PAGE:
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Written on November 14, 2005, and categorized as Autobiography, Secret and Invisible.
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At age seventeen, I was disconsolate, all washed up. I had split up with my girlfriend, who had absconded with God. Educational progress went down the pan. After gathering a decent crop of O levels, I had been studying four A levels – French, Latin, English and Art. I had fought to keep studying Art, against school advice, and in the end, it was the only exam I took. I got grade E – one above F for Fail.

I was shattered, demoralised, and laid low with glandular fever. I lived several miles from school, and travelling on a bus or a train became a dangerous mission – several times I awoke cold, sweaty and shivering on a deserted bus, or in an empty carriage at the end of the line. The Deputy Head lectured me in private in that final year, telling me he knew I was fooling them, that I was just being lazy. I was sick, he was wrong, but since he was so certain about me, I told him straightfaced that I would definitely be back next year to take the other three exams, so that I would be entered for the art exam. I took it, promptly left, and took a no-hope clerical job in the Department of Employment at the local dole office.

I gave up alcohol, a necessary measure in order to recover. I discovered the joys of marijuana, and made new friends who liked music as much as I did, with whom I could laugh uproariously and act crazy as much as I liked. We would pile out of our parental homes in the suburban fringe we inhabited, travelling either into the countryside, where we could romp and roam and caterwaul loudly with stoned freedom, or else, head into the city where we could do the same in the comfort of hippy squats and flats. Suburbia was our starting point, nirvana our destination.

At work, queues were long, flexitime accomodated my slow starts, the money was nice, and I bought clothes and records and more dope. Within two months, I was cautioned for “being too cheerful”. This was a sensitive time in people’s lives, I was told, they may misinterpret my kind greetings and good cheer as mockery. I stared incredulously at the man opposite me, who clearly had no concept of working class manners, as he issued me with a written warning. I left his pale gloss office, went upstairs onto the roof for a smoke, and considered my options. I determined to get out of this place as soon as possible.

Most of my friends were in a band, Orpheus Rocker, which was by no means unusual at the time; but this band was so rock and roll that they already had a huge tragedy to cope with. The lead singer, a few years older than everyone else, had committed suicide in sick but spectacular fashion, by jumping off the bridge over the underpass in central Croydon, which really fucked a lot of people up, including his fiancée and the seventy year old driver of the car that hit him. The band reformed around his younger brother, and trundled on for a while, overshadowed by ghosts and screwed up expectations. I was supposed to be managing them, but this really meant attending rehearsals and helping at the very occasional actual gig. I wore a trilby, a long trenchcoat, and cowboy boots, and Spinal Tap had nothing on us.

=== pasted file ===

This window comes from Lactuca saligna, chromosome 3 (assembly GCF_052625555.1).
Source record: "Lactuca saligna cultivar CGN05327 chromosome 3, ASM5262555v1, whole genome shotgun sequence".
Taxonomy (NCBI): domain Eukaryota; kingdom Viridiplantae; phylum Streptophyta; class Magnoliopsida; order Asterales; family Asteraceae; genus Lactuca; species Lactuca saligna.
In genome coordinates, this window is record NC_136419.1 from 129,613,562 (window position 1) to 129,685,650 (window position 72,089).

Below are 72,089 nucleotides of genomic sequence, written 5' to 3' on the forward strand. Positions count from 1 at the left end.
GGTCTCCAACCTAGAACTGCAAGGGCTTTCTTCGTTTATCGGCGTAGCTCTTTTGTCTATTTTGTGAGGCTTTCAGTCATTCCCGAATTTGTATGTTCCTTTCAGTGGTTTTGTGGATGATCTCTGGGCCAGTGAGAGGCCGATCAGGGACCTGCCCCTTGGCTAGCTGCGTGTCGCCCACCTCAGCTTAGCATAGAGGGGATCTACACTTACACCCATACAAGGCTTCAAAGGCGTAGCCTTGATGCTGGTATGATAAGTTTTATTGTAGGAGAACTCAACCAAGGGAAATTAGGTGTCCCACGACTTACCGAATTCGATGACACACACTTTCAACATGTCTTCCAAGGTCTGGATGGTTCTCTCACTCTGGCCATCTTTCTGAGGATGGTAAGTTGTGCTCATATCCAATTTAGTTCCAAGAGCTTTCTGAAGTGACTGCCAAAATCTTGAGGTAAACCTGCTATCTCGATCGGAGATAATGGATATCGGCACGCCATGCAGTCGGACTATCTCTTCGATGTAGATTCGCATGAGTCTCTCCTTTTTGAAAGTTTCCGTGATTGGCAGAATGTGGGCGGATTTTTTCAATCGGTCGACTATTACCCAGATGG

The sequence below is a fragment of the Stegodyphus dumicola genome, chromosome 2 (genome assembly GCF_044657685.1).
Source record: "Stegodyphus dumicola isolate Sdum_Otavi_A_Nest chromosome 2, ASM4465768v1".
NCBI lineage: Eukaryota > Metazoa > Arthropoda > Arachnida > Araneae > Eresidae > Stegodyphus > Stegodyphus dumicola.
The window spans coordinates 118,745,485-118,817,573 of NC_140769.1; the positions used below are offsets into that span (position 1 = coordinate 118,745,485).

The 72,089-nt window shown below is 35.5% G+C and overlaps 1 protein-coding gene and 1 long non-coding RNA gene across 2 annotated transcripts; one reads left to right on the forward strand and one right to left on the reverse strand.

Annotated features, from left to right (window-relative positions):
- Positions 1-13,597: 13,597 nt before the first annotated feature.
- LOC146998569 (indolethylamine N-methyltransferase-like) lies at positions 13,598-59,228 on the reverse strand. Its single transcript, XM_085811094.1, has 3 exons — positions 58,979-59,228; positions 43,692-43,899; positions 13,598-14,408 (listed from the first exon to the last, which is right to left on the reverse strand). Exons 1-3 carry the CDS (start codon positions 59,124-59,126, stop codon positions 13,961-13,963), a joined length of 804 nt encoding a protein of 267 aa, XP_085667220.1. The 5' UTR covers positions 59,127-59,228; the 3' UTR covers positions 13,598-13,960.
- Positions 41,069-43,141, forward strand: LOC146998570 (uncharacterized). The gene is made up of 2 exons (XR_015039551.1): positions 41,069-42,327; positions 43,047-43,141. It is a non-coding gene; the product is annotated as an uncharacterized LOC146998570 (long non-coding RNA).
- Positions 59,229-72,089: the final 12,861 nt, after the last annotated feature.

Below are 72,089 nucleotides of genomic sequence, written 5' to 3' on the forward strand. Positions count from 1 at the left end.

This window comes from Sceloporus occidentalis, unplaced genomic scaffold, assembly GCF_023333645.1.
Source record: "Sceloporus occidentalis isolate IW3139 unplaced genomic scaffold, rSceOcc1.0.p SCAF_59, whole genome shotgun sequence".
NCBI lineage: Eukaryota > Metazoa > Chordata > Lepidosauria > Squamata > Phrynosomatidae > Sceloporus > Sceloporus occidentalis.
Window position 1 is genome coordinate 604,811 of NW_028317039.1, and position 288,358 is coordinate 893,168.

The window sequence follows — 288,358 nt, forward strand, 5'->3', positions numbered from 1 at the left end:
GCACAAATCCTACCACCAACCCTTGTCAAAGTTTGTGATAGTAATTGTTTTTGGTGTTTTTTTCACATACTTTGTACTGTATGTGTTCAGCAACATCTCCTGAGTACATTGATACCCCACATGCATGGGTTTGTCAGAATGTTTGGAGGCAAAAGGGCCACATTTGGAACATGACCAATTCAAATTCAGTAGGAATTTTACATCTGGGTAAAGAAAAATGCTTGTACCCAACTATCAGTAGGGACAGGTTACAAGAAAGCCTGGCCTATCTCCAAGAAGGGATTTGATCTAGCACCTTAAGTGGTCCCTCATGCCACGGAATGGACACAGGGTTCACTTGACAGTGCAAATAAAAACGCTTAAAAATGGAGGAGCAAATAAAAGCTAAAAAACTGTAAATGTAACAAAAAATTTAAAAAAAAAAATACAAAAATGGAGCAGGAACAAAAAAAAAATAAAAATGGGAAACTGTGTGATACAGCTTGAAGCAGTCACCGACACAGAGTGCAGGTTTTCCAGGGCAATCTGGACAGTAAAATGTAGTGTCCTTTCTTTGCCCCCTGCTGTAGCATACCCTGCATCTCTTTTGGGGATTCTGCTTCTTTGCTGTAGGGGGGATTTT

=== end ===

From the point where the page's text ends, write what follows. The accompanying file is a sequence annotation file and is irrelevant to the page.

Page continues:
Slightly disturbingly, my sister started dating the dead singer’s brother, but it worked out alright. She was trustworthy as far as not ratting on my occasional debauched antics, and her boyfriend was friendly enough, and had a car. When the interior was filled with band and guitars and sister, it was in the boot of his green hatchback Nissan that I travelled from Brixton to Croydon curled up in foetal position like a gangster’s kidnap victim.

As the dole office became less bearable, and my glandular fever diminished, I was in limbo. Sometimes I would lie awake in bed and look down at my torso, imagining all sorts of appalling internal confusion, nervously examining myself. My stomach in particular would sometimes swell and bulge at the place I knew my appendix to be, but aside from the occasional discomfort from eating late-night kitchen constructions of anything in the cupboard, I felt no pain. I was always unsure about my health, since early childhood asthma made me the focus of maternal fears. It was never a problem to fake an illness to buy a day off school, but I liked school in general, so I rarely pulled a sicky. Nothing wrong with me, I would joke, just a touch of hypochondria.

One late September Monday, I awoke tired and drained from an extensive weekend of pleasure, and I decided not to go to work. My mother was supply teaching part-time, and was the last to leave the house. She called up to me several times to alert me to the arrival of the working week, and I did my best to ignore her. She came in to my bedroom and asked me pointedly if I was going to work, or if I was sick.

“Sick,” I said, hoping she would go away and leave me to deal with it.

“Then you had better go to the doctor,” she said. “You do look pale.”

I might have replied, “That’s a weekend of marijuana smoking for you,” but I kept quiet.

“What’s wrong with you?” she demanded. She was being much stricter than when I was at school. Bloody work ethic, I muttered under my breath.

“Stomach hurts,” I invented.

She returned five minutes later. “Right. I can give you a lift and the doctor will see you in half an hour.”